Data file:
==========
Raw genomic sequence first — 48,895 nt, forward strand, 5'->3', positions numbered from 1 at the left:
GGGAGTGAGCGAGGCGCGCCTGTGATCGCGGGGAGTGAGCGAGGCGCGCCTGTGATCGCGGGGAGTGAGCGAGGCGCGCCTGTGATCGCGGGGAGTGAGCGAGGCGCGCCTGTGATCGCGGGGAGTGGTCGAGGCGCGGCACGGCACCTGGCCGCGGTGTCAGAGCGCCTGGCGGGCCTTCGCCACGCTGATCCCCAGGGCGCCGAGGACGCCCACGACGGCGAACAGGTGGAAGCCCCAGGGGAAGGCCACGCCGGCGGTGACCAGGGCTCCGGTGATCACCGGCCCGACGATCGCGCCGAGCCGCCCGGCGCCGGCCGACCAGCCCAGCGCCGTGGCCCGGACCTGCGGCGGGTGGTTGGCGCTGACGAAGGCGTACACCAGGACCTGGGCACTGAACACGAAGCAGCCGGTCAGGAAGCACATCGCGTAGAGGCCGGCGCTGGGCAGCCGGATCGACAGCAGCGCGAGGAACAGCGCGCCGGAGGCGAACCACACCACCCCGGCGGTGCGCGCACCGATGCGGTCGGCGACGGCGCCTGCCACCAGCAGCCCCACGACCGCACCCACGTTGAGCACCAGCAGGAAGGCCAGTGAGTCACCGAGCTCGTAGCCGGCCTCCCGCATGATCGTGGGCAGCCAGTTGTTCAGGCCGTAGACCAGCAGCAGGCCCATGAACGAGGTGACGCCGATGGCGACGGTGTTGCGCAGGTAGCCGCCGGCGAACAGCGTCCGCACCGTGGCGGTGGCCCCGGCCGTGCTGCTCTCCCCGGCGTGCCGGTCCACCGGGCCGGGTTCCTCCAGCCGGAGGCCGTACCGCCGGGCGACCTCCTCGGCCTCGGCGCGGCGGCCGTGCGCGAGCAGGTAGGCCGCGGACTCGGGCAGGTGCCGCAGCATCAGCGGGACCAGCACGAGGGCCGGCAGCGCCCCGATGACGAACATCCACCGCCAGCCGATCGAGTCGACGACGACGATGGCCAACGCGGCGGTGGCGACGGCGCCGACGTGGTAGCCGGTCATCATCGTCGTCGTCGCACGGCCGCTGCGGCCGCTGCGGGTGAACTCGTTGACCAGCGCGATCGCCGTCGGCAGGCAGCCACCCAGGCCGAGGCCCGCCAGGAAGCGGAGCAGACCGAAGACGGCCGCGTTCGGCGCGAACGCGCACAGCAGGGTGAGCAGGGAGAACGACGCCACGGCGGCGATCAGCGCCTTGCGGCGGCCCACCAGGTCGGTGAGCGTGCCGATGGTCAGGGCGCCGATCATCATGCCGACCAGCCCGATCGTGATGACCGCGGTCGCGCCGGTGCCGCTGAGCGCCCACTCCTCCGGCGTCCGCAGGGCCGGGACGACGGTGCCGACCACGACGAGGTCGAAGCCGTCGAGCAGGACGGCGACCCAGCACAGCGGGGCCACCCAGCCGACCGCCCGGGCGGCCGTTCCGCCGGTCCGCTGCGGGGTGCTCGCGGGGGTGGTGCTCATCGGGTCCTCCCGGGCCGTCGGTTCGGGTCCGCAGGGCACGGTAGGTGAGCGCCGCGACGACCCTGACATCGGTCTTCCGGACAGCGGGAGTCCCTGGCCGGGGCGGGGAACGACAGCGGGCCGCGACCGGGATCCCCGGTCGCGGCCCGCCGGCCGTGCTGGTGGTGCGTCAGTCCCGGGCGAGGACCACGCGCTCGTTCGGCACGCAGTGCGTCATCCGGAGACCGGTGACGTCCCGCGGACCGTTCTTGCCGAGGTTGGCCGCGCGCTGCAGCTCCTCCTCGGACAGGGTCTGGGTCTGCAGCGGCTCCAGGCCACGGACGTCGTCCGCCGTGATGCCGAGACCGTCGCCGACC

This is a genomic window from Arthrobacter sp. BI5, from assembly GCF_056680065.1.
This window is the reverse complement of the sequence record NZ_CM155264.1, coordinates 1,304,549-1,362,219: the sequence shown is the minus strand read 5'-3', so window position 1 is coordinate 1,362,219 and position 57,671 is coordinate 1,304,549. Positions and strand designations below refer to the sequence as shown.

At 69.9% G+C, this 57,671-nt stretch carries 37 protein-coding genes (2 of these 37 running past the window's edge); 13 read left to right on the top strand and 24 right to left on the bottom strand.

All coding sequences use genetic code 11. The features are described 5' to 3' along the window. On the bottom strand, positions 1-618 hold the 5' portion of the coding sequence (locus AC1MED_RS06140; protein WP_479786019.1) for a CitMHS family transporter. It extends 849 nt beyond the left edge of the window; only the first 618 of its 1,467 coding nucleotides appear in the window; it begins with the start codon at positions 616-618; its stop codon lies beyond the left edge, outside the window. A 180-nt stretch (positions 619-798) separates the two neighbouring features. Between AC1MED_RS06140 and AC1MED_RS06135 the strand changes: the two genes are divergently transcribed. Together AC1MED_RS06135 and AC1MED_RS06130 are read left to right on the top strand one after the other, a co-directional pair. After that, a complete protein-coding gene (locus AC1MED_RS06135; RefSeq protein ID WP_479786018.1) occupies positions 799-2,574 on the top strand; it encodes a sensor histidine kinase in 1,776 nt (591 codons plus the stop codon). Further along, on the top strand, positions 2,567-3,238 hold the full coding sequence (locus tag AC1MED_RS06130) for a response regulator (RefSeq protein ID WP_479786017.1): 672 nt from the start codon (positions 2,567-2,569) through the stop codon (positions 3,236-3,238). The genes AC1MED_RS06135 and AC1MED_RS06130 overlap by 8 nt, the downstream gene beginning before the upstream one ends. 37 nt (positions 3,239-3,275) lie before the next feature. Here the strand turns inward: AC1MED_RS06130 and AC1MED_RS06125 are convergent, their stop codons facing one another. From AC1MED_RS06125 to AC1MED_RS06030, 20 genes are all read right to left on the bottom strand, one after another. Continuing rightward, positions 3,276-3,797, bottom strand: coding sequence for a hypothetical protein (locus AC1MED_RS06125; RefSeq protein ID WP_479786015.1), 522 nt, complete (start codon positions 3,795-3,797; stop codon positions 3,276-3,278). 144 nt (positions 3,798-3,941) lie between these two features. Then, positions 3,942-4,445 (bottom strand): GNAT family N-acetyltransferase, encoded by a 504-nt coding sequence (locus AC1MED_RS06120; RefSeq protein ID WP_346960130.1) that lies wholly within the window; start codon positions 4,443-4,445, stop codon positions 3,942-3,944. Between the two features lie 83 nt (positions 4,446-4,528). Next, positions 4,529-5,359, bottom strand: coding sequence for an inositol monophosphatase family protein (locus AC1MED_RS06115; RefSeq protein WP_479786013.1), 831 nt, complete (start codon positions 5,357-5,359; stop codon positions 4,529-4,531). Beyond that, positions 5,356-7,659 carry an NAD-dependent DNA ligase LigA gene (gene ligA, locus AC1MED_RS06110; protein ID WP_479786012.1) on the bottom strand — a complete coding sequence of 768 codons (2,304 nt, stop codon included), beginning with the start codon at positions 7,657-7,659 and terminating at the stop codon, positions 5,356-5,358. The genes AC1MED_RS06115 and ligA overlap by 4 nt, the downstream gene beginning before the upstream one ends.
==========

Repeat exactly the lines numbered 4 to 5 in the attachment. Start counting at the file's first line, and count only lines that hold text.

This window is the reverse complement of the sequence record NZ_CM155264.1, coordinates 1,304,549-1,362,219: the sequence shown is the minus strand read 5'-3', so window position 1 is coordinate 1,362,219 and position 57,671 is coordinate 1,304,549. Positions and strand designations below refer to the sequence as shown.

At 69.9% G+C, this 57,671-nt stretch carries 37 protein-coding genes (2 of these 37 running past the window's edge); 13 read left to right on the top strand and 24 right to left on the bottom strand.